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Post by thefiggis »

nubsey wrote:
Thu May 02, 2019 1:57 pm
What do you chaps use on hard ground.
Discretion. I don't like blisters, hence ending up in the pub early doors when it's hard going.

There's a great deal of choice and different tools suit different people, but whatever you decide on my advice is buy well and buy once. The Black Ada Gladius spade I have will see me out.
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Post by Oxgirl36 »

One thats identical to an evolution- with teeth. And an evolution thin trowel for in hole precision work ::g

For a similar discussion this might be of interest viewtopic.php?f=46&t=108500
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Post by Roughwood »

My occupation is garden maintenance, and I use a couple of my work tools when I go detecting - a Niwaki golden spade (Japanese) and a Schwann 'Wurtzelsepp' trowel (German.)

These are both excellent, durable tools and considerably cheaper than proprietery metal detecting products.

::g
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Post by littleboot »

Lowland wrote:
Thu May 02, 2019 2:23 pm
Hi
For really baked or stony ground that’s pasture I break out one of these ::g
https://www.google.co.uk/search?q=bulld ... ip36CrlRdM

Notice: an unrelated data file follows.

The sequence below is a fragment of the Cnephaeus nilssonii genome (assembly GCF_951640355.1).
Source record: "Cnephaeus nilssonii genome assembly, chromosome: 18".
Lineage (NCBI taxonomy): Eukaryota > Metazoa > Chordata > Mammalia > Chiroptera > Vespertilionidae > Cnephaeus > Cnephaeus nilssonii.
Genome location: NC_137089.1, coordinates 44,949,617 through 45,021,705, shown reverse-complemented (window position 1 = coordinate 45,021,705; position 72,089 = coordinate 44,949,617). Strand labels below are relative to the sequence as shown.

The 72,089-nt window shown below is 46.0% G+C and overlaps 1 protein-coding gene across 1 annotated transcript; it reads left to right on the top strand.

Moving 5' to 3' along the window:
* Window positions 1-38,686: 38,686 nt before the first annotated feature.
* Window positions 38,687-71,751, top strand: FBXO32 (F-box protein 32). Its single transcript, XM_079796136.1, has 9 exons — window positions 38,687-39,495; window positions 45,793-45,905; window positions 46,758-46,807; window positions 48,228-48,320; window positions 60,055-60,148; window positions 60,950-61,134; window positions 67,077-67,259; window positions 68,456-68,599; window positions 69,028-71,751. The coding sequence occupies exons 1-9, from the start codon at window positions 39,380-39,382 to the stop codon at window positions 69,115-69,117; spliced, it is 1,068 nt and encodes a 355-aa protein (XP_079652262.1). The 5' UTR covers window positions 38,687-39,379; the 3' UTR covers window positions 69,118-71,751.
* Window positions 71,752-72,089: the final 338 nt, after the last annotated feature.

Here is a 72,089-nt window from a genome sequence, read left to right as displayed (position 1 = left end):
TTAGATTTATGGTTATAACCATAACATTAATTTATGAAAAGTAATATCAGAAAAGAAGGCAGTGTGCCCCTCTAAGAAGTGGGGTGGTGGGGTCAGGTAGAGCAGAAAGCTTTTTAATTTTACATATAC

For hard stony arable a fork is a great way to go.
Cheers
In France, when the ground gets very hard...particularly in old vineyards and woodland....a Mattock is the weapon of choice.
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Post by Roughwood »

I've often thought that a mattock or similar tool might be a good idea!
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Post by Pete E »

You can also get a mini pick with a yellow fibreglass handle which would work well or possibly even better, an army surplus ‘58 pattern infantry pick/entrenching tool....
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Post by f8met »

I use the draper mini and would buy another in a heart beat. I also have a black ada but they will bend if you are not careful and once they start you can't stop them. I bought the mini hand pick as Pete describes and last summer it did help a lot but you have to be careful you don't hit the target.
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Post by lonecoiler »

littleboot wrote:
Fri May 03, 2019 9:46 am
Lowland wrote:
Thu May 02, 2019 2:23 pm
Hi
For really baked or stony ground that’s pasture I break out one of these ::g
https://www.google.co.uk/search?q=bulld ... ip36CrlRdM
For hard stony arable a fork is a great way to go.
Cheers
In France, when the ground gets very hard...particularly in old vineyards and woodland....a Mattock
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Post by sweepstick47 »

I know it's already been suggested - it's made by detectorist's for detectorists so in my view,
the Evo is the way to go.::g What do I dig with, well that would be a combination of hope, expectation and of course consideration to both the target and of course the landowners property.
All the best from - Phil the Holes 8-| ::g